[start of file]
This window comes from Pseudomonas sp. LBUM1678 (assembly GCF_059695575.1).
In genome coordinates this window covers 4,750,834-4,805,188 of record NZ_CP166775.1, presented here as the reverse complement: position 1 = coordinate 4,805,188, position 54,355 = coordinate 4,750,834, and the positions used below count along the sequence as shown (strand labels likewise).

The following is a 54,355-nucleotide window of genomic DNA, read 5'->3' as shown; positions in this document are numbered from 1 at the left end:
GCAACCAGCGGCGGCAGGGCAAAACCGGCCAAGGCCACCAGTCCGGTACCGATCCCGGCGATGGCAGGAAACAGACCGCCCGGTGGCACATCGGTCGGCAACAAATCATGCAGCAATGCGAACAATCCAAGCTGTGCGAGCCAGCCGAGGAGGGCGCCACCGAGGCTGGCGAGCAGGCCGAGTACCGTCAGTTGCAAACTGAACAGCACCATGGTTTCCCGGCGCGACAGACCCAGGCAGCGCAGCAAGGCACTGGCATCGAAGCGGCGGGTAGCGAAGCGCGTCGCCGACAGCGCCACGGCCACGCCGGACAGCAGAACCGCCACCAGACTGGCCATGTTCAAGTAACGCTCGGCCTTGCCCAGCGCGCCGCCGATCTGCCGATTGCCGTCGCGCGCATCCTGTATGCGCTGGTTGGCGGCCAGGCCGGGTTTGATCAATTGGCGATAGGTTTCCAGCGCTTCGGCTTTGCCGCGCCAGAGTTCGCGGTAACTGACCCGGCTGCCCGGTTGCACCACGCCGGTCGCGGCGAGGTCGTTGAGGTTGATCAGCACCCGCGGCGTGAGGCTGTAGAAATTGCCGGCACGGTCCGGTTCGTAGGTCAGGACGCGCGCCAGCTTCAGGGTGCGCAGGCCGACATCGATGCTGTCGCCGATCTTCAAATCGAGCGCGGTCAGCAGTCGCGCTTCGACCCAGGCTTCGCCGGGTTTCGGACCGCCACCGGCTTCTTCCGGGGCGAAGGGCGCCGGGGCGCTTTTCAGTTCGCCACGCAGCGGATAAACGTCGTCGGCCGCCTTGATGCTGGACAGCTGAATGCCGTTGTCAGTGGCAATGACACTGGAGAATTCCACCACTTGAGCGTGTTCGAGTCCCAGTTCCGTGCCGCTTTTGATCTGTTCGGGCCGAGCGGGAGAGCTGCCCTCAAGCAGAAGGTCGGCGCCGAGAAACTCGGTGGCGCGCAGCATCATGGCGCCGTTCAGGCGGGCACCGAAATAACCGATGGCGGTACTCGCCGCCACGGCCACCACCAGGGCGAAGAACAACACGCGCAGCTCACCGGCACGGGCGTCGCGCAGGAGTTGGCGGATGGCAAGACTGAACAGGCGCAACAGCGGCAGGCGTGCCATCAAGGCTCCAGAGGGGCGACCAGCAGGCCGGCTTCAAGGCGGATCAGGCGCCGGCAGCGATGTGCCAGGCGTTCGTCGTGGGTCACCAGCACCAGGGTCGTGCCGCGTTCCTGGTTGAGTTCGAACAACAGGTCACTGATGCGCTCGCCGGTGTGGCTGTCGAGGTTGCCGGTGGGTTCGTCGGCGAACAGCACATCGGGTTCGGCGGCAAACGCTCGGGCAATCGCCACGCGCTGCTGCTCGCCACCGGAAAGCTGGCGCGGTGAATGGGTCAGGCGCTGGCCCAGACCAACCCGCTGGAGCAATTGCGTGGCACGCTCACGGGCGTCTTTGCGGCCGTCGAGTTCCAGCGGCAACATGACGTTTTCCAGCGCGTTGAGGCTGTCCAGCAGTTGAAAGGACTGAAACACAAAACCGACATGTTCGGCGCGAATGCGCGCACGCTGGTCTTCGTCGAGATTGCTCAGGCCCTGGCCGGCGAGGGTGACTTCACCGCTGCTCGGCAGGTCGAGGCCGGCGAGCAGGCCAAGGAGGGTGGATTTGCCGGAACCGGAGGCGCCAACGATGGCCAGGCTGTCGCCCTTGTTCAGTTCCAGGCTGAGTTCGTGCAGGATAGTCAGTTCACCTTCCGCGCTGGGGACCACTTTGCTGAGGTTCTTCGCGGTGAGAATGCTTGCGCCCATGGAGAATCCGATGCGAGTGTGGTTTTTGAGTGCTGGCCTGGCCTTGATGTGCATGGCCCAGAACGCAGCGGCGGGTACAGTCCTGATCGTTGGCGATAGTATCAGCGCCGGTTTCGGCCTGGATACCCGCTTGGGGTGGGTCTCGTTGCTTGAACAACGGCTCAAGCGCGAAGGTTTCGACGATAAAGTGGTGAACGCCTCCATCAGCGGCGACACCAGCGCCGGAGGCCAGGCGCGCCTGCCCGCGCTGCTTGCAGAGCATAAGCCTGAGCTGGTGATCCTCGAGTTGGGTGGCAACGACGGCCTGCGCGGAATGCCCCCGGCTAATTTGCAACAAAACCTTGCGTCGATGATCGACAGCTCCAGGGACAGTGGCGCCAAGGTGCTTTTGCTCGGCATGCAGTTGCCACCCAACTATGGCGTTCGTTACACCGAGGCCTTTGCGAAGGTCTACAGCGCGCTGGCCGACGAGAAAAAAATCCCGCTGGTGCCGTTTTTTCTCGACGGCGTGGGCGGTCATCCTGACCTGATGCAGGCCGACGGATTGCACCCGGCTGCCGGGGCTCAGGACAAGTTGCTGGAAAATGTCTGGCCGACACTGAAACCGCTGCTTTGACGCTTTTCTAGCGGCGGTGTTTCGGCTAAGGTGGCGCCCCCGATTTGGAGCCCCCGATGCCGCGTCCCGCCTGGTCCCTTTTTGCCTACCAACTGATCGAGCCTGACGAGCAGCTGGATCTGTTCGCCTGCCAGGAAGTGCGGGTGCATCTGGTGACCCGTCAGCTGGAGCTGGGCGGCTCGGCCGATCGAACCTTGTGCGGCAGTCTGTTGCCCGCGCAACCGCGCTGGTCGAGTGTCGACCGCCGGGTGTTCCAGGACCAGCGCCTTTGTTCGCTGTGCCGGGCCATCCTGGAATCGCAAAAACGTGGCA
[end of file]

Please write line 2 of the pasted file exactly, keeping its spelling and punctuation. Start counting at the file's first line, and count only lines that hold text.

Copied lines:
In genome coordinates this window covers 4,750,834-4,805,188 of record NZ_CP166775.1, presented here as the reverse complement: position 1 = coordinate 4,805,188, position 54,355 = coordinate 4,750,834, and the positions used below count along the sequence as shown (strand labels likewise).